The new camera went outside today to see how he felt about the garden he is assigned to capture in pixels. Since it isn’t film that captures the moment, what else is it? Decidedly male, with a name like Canon, his label reads, “Canon Power Shot A720 IS”. We began with some close ups using the macro setting. One can tell the difference with the shot above, the seed pod of an Arizona Cypress, cupressus arizonica,
shows the scales not visible to my eyes even clothed, not naked, in glasses.
The same tree as above, this time showing the little cone like structures at the tips of the branches. Aren’t they so very cute?
Going on a slow tour, looking for something interesting to zero in on, it is noticed that the cast stone wall is growing moss nicely. Did I mention what a warm, wonderful day it was yet? No? Well, it had the feel of spring.
Take a look at the temp! Just about 73 degrees fahrenheit, perfection.
Yesterday was the best rain event we have had in a good while. Not a gulleywasher, but steady rain all day. The earth and plants were singing happy songs with the warmth after that refreshing drink.
Happy for any flowers at all, the witch hazel’s, hamamelis x intermedia ‘Diane’
, one set of buds are about to open. They are a stunning orangey red. Last year’s late freeze and drought killed off all but this little group. I know you are tired of hearing about the cold snap and lack of rain, but any explanation of the status of the garden cannot be made without that reference, to put the lack of blooms in perspective. I promise to stop, but only if the weather is more cooperative this year. However, the gold mop chamaecyparis behind looks pretty good.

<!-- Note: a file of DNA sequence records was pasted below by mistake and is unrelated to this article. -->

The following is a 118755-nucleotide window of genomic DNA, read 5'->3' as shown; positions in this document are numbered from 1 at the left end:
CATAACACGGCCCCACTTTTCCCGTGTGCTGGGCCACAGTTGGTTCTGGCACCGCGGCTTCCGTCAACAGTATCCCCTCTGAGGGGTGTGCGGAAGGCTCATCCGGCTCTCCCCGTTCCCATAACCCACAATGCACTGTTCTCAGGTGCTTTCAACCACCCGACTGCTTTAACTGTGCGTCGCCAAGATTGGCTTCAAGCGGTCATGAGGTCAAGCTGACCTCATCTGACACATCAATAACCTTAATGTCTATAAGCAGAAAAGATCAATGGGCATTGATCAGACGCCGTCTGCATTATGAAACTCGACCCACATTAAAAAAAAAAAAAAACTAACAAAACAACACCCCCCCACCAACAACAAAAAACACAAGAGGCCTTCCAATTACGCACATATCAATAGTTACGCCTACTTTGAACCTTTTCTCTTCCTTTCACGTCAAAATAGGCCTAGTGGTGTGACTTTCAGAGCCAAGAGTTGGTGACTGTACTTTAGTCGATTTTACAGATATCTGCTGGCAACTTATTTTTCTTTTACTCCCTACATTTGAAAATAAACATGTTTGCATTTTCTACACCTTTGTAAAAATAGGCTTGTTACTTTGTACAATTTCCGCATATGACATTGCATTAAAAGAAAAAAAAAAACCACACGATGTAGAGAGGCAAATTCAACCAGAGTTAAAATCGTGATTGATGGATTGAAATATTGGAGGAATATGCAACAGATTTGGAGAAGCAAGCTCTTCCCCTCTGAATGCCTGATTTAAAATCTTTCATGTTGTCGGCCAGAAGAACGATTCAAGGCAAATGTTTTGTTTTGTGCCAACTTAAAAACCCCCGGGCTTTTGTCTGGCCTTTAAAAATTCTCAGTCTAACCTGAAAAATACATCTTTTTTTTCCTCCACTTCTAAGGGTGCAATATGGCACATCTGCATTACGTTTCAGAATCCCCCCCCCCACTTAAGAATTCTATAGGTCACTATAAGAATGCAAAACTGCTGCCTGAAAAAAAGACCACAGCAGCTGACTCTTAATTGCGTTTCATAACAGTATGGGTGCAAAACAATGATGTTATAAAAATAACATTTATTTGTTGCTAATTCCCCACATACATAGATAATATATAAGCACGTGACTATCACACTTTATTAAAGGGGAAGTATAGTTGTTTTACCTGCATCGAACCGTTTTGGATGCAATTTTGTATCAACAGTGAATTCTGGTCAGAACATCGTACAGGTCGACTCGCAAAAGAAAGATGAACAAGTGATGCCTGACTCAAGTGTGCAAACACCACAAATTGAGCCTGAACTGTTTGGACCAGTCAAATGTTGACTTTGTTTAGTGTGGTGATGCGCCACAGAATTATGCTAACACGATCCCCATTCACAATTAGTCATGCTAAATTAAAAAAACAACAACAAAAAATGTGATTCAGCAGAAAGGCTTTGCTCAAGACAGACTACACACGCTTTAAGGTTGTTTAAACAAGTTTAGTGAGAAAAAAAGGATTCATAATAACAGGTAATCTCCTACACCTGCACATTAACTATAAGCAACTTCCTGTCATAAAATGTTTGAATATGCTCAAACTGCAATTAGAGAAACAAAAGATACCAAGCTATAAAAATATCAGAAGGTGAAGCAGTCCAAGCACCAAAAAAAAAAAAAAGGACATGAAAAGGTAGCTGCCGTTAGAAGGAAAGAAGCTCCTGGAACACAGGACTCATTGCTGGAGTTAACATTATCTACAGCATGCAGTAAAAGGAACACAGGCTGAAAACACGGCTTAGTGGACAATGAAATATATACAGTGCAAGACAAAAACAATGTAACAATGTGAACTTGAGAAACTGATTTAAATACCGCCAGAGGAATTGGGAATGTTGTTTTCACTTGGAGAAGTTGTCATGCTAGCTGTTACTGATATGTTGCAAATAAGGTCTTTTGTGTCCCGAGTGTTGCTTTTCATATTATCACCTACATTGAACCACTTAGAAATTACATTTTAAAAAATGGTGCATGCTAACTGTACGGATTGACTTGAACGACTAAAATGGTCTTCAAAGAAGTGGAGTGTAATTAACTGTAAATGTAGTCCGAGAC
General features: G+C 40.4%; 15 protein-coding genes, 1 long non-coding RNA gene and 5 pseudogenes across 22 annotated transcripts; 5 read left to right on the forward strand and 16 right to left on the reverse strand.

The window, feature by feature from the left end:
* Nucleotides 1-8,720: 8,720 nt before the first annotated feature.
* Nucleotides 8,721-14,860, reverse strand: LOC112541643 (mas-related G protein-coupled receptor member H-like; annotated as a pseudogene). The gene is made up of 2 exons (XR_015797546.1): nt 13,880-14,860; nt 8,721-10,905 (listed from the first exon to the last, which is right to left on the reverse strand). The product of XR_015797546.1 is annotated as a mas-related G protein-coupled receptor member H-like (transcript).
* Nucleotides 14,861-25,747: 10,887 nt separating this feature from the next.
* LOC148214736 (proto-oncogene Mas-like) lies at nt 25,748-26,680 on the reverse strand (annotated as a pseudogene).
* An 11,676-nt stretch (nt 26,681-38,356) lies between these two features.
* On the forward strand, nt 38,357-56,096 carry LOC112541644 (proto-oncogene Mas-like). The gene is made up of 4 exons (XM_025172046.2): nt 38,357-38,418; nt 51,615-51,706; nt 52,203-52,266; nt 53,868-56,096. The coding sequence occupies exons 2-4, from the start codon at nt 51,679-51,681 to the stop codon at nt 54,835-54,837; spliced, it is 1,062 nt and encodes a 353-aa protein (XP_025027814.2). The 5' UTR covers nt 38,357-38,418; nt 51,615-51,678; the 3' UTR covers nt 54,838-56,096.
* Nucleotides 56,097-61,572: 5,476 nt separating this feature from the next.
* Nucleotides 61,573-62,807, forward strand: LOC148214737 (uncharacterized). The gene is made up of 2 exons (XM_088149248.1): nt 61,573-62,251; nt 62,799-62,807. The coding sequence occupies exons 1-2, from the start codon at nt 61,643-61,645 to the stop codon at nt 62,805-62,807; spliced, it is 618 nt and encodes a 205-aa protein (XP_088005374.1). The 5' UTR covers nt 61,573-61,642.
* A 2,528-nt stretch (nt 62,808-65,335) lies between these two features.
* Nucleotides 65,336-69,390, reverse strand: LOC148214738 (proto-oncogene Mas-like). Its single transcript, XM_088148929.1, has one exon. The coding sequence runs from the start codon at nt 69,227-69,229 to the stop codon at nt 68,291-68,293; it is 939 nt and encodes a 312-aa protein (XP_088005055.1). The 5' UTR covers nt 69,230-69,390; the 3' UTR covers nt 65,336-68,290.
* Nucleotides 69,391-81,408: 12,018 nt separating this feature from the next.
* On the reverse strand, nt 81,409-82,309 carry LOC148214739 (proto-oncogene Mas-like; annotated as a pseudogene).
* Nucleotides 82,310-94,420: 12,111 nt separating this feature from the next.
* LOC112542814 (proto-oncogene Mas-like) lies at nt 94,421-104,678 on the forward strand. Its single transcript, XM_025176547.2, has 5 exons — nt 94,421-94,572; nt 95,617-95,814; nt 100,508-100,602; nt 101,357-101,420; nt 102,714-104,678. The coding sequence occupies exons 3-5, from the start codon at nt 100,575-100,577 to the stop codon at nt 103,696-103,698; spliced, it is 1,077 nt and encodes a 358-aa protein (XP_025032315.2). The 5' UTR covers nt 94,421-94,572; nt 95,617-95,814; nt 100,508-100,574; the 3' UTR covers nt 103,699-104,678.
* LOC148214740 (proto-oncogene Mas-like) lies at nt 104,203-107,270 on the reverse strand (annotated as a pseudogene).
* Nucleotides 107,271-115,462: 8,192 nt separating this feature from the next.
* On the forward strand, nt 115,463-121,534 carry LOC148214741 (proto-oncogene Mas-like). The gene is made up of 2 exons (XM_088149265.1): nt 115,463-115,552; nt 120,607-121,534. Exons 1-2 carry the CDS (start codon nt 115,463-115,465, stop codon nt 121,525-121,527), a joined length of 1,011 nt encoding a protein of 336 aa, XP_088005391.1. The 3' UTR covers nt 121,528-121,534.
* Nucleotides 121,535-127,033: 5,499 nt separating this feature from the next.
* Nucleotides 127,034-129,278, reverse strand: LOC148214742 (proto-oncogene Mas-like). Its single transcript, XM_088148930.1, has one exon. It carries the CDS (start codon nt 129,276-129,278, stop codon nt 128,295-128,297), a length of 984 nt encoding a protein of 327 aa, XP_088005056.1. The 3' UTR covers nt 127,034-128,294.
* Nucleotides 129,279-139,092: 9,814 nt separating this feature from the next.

Going into the sunroom/greenhouse, we check on the onion seeds planted January 24. In the post about them on that date, it was mentioned that two top dressings were applied. Above is the pot with the chicken grit. It is the preferred topping due to the weight of the crushed stones, holding the roots in place when watering. It is also quite a bit more expensive than the vermiculite, however.
The black seed coats still attached give the onion leaves a martian air. This is the vermiculite batch, good germination, no damping off disease, both toppings are said to aid in preventing the cause of many seedling deaths.
My favorite seed starting sight, the dahlia ‘Bishop’s Children’
germinating and sending their roots down into the soilless mix. These seeds were surface sown on February 1, pretty speedy, kids!
These lettuce seedlings were growing in the impatiens pot, they must have been leftover from last year’s sowing in the same pot. Like many other things, when you try and do something, it fails, but go blissfully along, not being too tidy and this is what you can get! The end four pack is planted with Ruby swiss chard, topped with the chicken grit.
Back outdoors, it was a surprise to see this bee in the crocus, pollen pantaloons and all. Isn’t it too early for him? There are very few flowers to visit right now, what will become of him?
He is not a lone wolf, er, bee. This mahonia volunteer that grows under the pine trees was covered with his fellows. I was even afraid of getting stung, there were so many. It is a puzzlement as to where they came from, or why they are out now? Any bee experts out there? But they really added to the spring like feel that was so welcome here at Faire Garden today.
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